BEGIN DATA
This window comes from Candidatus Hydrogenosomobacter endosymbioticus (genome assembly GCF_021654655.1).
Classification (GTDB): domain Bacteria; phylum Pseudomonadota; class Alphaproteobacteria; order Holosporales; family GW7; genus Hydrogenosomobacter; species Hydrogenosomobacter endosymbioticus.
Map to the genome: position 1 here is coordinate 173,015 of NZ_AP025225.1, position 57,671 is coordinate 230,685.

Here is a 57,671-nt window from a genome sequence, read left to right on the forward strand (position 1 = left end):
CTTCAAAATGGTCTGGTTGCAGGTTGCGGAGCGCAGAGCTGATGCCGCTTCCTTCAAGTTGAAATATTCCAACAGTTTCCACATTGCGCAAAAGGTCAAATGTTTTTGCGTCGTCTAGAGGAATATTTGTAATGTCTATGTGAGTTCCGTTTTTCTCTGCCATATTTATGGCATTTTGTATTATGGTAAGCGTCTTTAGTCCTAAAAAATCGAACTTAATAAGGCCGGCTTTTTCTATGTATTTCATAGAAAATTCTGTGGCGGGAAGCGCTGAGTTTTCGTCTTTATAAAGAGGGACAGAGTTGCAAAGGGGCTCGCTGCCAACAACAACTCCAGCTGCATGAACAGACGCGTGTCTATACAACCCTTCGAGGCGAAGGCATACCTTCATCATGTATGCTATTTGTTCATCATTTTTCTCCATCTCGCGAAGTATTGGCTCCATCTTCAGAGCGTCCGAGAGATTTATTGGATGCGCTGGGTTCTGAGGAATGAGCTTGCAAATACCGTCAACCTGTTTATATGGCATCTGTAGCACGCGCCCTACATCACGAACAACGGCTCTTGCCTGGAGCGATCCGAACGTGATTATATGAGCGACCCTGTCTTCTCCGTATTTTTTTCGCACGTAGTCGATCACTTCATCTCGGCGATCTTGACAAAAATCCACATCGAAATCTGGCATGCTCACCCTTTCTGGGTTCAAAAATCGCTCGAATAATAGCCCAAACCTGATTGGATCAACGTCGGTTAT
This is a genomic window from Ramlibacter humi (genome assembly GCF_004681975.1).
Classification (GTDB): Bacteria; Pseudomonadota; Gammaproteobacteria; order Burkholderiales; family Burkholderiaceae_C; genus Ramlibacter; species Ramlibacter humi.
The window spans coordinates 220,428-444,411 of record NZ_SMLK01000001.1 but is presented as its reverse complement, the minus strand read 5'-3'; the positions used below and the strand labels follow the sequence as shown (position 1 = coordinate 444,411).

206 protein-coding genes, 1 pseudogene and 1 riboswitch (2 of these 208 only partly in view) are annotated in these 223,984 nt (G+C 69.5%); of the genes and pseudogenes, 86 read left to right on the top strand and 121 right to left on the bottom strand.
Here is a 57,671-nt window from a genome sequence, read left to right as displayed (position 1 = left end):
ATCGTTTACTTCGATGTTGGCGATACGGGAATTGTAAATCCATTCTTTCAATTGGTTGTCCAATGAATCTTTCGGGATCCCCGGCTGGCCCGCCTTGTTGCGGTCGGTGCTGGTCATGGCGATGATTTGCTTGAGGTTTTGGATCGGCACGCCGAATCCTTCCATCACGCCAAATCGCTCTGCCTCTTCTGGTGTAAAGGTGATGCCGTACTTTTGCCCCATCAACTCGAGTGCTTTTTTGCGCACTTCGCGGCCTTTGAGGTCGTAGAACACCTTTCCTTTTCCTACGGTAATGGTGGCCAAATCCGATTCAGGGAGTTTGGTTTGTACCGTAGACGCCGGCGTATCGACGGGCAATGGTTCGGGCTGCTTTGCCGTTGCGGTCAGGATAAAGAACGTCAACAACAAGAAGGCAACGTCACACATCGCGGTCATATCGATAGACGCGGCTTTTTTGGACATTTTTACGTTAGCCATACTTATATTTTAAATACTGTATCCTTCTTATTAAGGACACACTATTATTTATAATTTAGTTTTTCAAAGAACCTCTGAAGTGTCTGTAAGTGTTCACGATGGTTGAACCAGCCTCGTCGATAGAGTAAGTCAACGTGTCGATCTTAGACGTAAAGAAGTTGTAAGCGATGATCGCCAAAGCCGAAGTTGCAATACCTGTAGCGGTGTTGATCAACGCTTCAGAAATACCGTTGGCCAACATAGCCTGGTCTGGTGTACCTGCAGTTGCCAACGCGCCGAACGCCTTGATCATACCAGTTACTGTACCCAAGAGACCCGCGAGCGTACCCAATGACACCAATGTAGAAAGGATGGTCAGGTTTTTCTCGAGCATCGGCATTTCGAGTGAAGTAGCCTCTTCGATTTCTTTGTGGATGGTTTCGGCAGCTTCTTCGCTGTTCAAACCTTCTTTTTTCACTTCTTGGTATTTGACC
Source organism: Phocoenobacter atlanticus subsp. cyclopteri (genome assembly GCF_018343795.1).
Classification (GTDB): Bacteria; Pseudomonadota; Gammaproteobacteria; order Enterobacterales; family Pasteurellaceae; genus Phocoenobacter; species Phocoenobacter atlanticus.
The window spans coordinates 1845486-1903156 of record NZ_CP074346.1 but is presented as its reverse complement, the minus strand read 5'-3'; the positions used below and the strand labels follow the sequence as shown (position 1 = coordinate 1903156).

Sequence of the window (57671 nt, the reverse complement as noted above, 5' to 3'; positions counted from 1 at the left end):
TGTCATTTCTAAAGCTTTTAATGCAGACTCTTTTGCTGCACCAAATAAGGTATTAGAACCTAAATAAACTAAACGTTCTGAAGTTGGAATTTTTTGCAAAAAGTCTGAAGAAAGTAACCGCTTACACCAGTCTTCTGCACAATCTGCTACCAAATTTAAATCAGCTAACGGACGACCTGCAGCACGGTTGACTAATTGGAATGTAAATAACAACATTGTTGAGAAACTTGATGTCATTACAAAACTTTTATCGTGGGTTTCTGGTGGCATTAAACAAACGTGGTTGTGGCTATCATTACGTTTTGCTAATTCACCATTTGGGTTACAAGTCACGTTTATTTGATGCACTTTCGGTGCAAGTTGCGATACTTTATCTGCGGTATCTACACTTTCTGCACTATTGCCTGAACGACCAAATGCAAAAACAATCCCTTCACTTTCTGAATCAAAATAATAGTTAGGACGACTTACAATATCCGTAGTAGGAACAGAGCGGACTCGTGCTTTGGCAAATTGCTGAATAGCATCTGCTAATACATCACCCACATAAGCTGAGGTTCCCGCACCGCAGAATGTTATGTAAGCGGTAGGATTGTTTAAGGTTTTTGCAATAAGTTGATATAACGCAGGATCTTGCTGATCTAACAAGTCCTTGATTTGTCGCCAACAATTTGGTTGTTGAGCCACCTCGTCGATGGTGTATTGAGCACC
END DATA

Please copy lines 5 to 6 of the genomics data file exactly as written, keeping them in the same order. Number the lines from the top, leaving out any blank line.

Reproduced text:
CTTCAAAATGGTCTGGTTGCAGGTTGCGGAGCGCAGAGCTGATGCCGCTTCCTTCAAGTTGAAATATTCCAACAGTTTCCACATTGCGCAAAAGGTCAAATGTTTTTGCGTCGTCTAGAGGAATATTTGTAATGTCTATGTGAGTTCCGTTTTTCTCTGCCATATTTATGGCATTTTGTATTATGGTAAGCGTCTTTAGTCCTAAAAAATCGAACTTAATAAGGCCGGCTTTTTCTATGTATTTCATAGAAAATTCTGTGGCGGGAAGCGCTGAGTTTTCGTCTTTATAAAGAGGGACAGAGTTGCAAAGGGGCTCGCTGCCAACAACAACTCCAGCTGCATGAACAGACGCGTGTCTATACAACCCTTCGAGGCGAAGGCATACCTTCATCATGTATGCTATTTGTTCATCATTTTTCTCCATCTCGCGAAGTATTGGCTCCATCTTCAGAGCGTCCGAGAGATTTATTGGATGCGCTGGGTTCTGAGGAATGAGCTTGCAAATACCGTCAACCTGTTTATATGGCATCTGTAGCACGCGCCCTACATCACGAACAACGGCTCTTGCCTGGAGCGATCCGAACGTGATTATATGAGCGACCCTGTCTTCTCCGTATTTTTTTCGCACGTAGTCGATCACTTCATCTCGGCGATCTTGACAAAAATCCACATCGAAATCTGGCATGCTCACCCTTTCTGGGTTCAAAAATCGCTCGAATAATAGCCCAAACCTGATTGGATCAACGTCGGTTAT
This is a genomic window from Ramlibacter humi (genome assembly GCF_004681975.1).